Wikinomics (Tapscott and Williams, 2008)

Wikinomics was first published in 2006, and sets out the impact of the ever-increasing collaboration, partnership and reach enabled by Web 2.0, and applications like Facebook, MySpace and more sophisticated forms of mass collaboration.  According to the authors, there are three key prinicples of Wikinomics, or the new “mass collaboration”:

  • openness
  • peering
  • acting globally

They recognise though, that this new way of doing things while empowering for some, will bring “great upheaval, dislocation, and danger for societies, corporations, and individuals that fail to keep up with relentless change” (p15).

Sadly, I just missed being part of it, but it is argued that the so-called “Net Generation” will utterly refocus the world of work; as they come to expect the trends they have seen in collaboration in play and education, their expectations will mould the way in which they relate to competitors and working styles.  Some interesting examples of how firms have already been drafting in talent from outside their boundaries are presented convincingly.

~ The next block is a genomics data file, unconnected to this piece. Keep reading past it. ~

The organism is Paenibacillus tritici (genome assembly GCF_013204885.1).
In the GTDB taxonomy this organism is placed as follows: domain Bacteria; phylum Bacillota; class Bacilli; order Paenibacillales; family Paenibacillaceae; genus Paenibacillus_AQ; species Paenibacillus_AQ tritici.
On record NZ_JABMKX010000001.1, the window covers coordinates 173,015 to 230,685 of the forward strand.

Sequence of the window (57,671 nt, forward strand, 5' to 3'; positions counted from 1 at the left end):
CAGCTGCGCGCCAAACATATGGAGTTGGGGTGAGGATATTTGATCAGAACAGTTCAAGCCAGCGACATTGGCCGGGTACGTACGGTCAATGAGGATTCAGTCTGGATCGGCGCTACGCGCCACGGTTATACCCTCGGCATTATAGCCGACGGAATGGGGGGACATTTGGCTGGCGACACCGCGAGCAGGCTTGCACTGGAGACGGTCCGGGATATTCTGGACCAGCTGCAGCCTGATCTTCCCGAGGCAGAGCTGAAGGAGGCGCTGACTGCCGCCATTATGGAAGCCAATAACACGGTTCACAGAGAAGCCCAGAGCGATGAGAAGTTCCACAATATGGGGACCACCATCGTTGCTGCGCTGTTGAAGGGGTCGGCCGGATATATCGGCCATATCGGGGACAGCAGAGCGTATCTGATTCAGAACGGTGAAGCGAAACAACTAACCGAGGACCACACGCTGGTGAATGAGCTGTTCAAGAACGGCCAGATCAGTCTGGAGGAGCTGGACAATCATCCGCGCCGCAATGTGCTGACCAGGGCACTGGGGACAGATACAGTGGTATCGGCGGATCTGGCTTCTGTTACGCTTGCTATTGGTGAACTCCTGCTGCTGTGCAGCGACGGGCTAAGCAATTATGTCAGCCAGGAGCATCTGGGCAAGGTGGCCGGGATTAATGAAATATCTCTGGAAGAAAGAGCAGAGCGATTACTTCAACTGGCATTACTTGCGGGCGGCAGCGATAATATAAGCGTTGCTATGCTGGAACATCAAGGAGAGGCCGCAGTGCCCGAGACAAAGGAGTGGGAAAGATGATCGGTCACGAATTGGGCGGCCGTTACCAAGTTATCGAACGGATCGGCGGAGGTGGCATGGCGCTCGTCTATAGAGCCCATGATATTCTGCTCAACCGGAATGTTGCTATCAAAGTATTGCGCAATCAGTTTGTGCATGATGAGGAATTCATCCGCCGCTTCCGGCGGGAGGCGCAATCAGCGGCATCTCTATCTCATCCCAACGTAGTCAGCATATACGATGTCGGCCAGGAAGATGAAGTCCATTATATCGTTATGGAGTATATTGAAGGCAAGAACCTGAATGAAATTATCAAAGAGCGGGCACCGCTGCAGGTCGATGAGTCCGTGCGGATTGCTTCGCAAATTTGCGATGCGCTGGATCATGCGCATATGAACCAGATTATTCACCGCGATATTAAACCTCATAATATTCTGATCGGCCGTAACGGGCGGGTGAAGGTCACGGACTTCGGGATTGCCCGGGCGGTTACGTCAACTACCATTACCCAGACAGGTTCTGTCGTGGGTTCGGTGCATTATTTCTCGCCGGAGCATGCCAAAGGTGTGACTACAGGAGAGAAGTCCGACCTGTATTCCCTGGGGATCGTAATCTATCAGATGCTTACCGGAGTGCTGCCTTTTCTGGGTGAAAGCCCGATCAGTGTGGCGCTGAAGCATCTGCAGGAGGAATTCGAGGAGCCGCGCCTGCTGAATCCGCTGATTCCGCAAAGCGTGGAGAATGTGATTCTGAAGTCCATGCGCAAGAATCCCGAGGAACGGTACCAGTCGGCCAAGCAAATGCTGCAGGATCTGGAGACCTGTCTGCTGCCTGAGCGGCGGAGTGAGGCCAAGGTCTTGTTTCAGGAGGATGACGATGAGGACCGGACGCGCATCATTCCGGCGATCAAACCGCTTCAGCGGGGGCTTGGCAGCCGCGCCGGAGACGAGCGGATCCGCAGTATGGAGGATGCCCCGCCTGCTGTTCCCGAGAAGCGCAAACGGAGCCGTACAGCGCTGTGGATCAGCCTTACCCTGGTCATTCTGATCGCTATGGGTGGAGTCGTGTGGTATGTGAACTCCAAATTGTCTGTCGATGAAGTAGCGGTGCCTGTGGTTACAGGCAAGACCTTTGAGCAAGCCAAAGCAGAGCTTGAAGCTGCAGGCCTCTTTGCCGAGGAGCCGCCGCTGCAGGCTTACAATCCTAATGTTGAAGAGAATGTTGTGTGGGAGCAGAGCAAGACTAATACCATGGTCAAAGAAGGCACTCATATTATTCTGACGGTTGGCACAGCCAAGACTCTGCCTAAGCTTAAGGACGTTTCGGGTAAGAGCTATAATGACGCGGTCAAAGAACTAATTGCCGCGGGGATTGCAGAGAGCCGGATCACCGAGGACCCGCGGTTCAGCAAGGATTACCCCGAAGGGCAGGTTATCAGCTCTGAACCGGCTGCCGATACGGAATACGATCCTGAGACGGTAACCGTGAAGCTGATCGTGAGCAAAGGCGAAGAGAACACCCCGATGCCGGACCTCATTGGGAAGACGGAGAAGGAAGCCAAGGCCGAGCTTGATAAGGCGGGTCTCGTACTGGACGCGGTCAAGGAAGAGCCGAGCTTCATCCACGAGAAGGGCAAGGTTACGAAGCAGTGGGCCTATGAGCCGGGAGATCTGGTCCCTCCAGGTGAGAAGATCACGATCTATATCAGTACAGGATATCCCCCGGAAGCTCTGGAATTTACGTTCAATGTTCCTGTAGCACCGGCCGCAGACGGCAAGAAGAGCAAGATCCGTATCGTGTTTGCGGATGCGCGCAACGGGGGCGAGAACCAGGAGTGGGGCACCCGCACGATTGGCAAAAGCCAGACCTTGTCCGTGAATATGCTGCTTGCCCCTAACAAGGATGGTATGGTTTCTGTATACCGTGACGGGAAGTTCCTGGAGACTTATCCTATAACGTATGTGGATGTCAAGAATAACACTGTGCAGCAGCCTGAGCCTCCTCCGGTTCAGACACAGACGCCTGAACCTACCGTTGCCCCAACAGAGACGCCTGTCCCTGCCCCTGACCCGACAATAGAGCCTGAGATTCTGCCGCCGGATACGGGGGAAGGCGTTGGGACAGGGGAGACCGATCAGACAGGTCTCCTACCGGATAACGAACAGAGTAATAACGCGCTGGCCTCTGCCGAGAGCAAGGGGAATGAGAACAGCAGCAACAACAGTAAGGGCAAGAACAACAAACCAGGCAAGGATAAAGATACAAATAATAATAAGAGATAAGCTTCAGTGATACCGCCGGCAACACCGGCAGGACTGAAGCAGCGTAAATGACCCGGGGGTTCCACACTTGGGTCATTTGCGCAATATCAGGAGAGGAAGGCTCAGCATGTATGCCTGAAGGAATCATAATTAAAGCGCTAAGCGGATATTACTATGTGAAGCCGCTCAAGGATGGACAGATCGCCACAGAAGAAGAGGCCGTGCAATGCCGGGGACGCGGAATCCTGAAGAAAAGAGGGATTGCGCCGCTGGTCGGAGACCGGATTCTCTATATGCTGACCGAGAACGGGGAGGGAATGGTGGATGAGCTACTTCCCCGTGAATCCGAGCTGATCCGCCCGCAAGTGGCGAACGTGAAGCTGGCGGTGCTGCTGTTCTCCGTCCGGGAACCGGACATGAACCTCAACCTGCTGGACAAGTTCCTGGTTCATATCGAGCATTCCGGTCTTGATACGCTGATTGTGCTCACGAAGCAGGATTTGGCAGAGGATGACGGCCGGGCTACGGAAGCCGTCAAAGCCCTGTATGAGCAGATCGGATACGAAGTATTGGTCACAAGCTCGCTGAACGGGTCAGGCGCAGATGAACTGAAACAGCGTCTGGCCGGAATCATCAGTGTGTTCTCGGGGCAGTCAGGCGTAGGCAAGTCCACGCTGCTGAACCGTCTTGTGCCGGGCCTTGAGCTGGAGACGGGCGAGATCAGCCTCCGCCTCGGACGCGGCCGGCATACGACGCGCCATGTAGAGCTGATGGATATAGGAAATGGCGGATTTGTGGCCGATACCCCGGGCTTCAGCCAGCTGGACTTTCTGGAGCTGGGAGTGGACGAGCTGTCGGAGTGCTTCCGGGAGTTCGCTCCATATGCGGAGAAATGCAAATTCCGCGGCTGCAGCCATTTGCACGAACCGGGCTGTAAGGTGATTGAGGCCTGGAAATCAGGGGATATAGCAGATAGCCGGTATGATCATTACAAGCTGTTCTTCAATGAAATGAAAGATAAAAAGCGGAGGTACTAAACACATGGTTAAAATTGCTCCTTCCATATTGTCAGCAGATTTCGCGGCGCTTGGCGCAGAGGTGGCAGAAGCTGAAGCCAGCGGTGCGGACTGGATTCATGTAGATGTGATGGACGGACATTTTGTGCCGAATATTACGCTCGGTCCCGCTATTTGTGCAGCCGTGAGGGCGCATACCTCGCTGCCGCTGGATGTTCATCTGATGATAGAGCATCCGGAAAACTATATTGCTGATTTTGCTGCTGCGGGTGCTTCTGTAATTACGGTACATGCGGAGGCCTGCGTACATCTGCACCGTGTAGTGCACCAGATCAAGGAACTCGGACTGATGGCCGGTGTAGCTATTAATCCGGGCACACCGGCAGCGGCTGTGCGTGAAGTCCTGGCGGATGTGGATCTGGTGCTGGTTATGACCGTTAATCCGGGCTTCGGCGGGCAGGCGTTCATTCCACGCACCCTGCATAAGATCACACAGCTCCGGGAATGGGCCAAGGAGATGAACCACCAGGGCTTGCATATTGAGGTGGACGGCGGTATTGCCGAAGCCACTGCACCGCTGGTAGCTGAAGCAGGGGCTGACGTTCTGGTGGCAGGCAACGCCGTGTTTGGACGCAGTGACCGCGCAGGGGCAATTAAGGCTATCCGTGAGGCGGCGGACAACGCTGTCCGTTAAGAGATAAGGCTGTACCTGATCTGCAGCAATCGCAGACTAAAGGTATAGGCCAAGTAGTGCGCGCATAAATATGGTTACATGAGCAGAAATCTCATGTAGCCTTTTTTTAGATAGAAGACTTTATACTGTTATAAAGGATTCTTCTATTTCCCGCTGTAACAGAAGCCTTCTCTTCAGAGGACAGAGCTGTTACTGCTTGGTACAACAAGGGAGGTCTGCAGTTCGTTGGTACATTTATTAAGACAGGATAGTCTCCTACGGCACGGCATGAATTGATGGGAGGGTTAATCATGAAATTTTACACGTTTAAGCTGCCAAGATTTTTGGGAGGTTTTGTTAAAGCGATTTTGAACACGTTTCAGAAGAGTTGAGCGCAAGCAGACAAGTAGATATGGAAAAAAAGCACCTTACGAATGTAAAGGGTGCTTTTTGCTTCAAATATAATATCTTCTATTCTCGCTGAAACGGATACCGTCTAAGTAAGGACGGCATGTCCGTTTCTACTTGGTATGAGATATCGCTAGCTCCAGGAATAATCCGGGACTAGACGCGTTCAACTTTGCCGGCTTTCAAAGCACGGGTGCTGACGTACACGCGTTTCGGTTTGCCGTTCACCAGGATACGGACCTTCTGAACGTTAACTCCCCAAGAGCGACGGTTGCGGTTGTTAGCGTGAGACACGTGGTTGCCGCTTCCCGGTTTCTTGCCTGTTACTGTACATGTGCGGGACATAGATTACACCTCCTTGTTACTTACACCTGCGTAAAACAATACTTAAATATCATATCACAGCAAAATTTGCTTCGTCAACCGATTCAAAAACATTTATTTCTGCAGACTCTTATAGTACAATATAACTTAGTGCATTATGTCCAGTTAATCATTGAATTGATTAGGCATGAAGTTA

Undeniably tools such as twitter and blogging are changing our approach to education, work, leisure and life, and will take us into a more immersive format, but we still have to remember that significant numbers aren’t using these resources, and not leave them behind in the rush to immersion.

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